About the necessary paradigm shift needed in the animal rights movement.
a. Nonhuman animals are slaves
Ever since Darwin we have clearly known that human beings are not the only animals to have interests and to feel emotions. Nevertheless, nonhuman individuals are legally a property in our speciesist society. Considered as a ressource, they are exploited for their milk and eggs ; are murdered for their skin and flesh ; are used as a“biological material” for experiments, etc.
b. 99.8% of animal slavery = food
The number of terrestrial animals killed for food is numbered at roughly 60 billion individuals every year. Aquatic animals are counted in tons, about 150 million tons every year, which makes at least 1000 billion victims. Overall that makes about 1’060 billion individuals killed every year for food. In comparison, the fur industry kills 60 million individuals (→ 0,0057% of food victims) and animal experimentation about 300 million victims (→ 0.028% of food victims).
II. What strategies must be used to abolish slavery?
First, we will analyse the strategy used by social movements to bring about change and secondly we shall compare this to the strategy used by animal rights activists until now.
a. Strategy used by social movements
aa. Claim-making machines
Social movements are claim-making machines.
- They express a claim: → “Abolition of apartheid!”, “We demand women’s right to vote!”, “Software should be free!”
- Then, they make the claim more visible in the society (demos, petitions, letters, TV debates, etc…)
- This claim-making creates a debate in society, causing the issue to be put on the agenda and hence to become a public problem.
It is important to notice that it is always a minority who starts making a claim. And during the public debate (that can last for decades) the more the claim is discussed, the bigger the minority becomes, even eventually becoming a majority.
Once the unanimity concerning a situation/practice is broken because some people begin to make claims for a change, it becomes easier for others to question the practice → the psychological study of Asch.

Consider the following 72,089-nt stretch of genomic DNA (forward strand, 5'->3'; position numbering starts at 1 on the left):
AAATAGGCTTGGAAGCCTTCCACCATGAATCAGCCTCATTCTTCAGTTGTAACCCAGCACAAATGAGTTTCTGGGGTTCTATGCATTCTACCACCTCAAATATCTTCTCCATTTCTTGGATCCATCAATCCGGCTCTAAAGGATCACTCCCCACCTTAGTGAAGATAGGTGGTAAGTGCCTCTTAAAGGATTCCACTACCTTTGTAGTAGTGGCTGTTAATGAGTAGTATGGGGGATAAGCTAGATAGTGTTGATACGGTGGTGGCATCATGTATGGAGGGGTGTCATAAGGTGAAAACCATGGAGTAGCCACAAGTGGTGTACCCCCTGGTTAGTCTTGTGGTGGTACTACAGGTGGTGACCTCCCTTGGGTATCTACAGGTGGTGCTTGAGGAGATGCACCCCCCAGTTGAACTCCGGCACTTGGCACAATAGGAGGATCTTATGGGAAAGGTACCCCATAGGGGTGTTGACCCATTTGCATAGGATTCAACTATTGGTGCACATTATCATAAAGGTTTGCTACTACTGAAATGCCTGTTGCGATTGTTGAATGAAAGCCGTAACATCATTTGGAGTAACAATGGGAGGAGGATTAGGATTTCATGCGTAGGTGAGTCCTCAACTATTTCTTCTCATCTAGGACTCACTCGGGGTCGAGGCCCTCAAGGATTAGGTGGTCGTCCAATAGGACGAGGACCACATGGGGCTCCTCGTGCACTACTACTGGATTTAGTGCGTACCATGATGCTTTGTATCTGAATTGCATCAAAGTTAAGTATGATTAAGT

bb. Psychological study of Professor Asch
“Which of the bars on the right is the same length as the one on the left?” It depends…
In this experiment, Professor Asch showed ten people a line drawn on a paper. These participants were asked to say which of the bars next to it was the same length. In reality, however, only one of the participants was the real subject of the study, as the other nine were this psychologyst’s accomplices and were instructed to give an incorrect answer. When the nine accomplices gave a wrong answer, the subject complied with the majority. And he even thought that this majority was right. But when there was at least one person who broke unanimity by giving the correct answer, it became easier for the subject to question what the majority said and he was more likely to respond correctly.
If the social pressure generated by unanimity is so strong for those questions for which the solution can be found just by looking, we can easily imagine that it is even greater for justice issues that require some reflection.
Once a claim demanding the abolition of a practice is heard in society, the consensus on the legitimacy of that situation is broken. It begins to be perceived as problematic, making it easier for others to refuse to comply with the majority and to also support the abolition of the practice.
Therefore, one can understand that by expressing and making visible the claims that create a public debate in the society, social movements take full advantage of the beneficial effect caused by the act of breaking the unanimity on a situation.